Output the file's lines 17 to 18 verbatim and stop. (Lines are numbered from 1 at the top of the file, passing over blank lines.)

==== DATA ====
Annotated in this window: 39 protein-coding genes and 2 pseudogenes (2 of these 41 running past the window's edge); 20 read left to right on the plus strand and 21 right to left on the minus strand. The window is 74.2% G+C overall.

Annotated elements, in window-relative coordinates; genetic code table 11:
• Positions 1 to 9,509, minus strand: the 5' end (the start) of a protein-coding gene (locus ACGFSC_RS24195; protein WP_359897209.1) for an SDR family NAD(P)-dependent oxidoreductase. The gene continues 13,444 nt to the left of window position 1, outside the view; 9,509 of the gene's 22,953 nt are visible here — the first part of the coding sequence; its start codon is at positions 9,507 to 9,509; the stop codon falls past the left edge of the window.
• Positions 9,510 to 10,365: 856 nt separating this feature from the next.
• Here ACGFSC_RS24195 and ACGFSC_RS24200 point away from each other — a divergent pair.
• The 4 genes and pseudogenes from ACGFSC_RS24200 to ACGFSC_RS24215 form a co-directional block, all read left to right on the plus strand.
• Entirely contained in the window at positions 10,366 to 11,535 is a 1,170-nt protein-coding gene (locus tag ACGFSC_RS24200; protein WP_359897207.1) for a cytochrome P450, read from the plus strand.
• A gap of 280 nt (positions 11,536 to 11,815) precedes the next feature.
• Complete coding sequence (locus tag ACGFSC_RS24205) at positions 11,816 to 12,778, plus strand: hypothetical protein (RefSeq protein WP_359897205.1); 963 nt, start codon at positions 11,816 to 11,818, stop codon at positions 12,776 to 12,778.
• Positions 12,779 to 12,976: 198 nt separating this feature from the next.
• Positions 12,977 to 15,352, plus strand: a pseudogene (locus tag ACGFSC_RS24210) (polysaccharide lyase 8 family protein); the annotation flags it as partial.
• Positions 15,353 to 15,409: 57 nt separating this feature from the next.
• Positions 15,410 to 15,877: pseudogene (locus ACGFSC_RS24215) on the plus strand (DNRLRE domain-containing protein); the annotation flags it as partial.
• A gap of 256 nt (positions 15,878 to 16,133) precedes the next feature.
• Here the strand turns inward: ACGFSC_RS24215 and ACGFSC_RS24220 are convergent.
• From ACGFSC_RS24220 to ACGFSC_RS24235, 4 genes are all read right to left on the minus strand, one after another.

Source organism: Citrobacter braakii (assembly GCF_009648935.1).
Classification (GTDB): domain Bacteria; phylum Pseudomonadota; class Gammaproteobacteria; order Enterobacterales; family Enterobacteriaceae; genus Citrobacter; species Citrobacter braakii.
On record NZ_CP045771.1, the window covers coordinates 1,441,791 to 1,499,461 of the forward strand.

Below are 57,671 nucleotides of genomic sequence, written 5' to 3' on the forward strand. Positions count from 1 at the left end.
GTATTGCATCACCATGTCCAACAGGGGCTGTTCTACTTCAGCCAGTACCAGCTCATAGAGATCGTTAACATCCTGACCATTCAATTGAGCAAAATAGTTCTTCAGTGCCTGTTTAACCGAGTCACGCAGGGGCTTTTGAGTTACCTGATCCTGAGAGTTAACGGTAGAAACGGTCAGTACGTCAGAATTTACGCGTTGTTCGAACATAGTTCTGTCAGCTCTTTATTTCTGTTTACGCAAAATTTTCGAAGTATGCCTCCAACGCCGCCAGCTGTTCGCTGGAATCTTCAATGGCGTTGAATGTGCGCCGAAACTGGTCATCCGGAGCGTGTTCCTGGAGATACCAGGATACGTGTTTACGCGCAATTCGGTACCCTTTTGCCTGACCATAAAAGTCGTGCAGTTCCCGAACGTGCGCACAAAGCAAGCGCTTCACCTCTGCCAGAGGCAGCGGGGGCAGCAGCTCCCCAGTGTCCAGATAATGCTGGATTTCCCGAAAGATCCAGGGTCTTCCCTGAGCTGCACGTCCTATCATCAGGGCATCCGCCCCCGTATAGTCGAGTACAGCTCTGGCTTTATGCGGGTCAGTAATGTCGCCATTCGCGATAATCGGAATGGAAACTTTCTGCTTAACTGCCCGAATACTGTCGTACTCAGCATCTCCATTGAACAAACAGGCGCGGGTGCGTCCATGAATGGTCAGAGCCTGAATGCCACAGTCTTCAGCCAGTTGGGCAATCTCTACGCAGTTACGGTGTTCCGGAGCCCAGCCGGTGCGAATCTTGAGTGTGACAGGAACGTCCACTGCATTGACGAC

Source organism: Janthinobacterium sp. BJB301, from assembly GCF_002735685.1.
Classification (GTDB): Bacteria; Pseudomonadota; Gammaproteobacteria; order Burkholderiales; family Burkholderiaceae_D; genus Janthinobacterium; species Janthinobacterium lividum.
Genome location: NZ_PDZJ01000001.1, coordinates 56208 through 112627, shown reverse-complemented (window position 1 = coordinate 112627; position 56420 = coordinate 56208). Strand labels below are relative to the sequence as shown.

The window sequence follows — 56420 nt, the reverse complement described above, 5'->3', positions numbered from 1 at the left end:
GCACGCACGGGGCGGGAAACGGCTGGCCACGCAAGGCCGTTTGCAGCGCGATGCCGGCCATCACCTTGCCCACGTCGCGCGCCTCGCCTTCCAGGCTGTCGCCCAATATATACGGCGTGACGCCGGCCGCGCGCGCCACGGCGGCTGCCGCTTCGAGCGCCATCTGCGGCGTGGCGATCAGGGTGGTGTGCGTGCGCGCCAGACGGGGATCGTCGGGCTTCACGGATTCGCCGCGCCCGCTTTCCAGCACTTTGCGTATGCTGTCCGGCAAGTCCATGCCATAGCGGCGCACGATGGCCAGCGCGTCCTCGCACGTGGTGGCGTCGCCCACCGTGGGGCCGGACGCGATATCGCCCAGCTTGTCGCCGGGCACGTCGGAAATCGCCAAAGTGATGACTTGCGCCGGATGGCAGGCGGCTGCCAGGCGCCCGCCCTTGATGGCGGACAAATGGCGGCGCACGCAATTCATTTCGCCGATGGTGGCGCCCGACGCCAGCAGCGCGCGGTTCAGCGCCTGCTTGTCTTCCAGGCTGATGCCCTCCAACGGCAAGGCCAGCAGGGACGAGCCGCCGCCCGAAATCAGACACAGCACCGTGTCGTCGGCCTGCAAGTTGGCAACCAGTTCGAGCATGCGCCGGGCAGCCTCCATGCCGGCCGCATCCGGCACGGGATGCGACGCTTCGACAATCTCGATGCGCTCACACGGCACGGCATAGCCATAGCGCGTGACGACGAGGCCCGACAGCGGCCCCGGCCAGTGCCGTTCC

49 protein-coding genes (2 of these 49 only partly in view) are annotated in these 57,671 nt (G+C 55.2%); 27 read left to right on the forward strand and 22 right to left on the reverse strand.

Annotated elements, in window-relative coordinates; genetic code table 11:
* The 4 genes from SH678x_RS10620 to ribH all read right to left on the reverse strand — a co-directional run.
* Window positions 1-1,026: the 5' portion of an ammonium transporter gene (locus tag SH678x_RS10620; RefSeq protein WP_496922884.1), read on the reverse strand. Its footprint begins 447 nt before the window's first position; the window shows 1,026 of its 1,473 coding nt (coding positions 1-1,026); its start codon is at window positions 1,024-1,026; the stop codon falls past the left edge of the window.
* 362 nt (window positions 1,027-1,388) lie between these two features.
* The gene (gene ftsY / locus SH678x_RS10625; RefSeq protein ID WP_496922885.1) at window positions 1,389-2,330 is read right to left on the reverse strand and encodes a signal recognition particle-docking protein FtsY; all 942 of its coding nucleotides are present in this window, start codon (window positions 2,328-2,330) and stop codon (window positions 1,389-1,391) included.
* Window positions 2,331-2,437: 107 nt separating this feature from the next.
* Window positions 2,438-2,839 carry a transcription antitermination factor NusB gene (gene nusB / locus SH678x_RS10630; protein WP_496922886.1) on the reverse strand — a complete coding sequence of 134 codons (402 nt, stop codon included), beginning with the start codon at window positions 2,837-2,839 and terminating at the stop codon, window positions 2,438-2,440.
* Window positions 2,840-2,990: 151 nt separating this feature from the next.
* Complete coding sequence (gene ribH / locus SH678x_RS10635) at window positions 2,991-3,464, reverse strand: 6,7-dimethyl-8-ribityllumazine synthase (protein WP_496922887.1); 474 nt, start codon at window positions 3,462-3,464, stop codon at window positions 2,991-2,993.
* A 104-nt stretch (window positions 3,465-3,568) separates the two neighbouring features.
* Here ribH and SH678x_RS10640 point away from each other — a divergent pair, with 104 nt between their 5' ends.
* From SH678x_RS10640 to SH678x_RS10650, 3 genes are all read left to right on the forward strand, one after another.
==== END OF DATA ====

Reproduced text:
Source organism: Citrobacter braakii (assembly GCF_009648935.1).
Classification (GTDB): domain Bacteria; phylum Pseudomonadota; class Gammaproteobacteria; order Enterobacterales; family Enterobacteriaceae; genus Citrobacter; species Citrobacter braakii.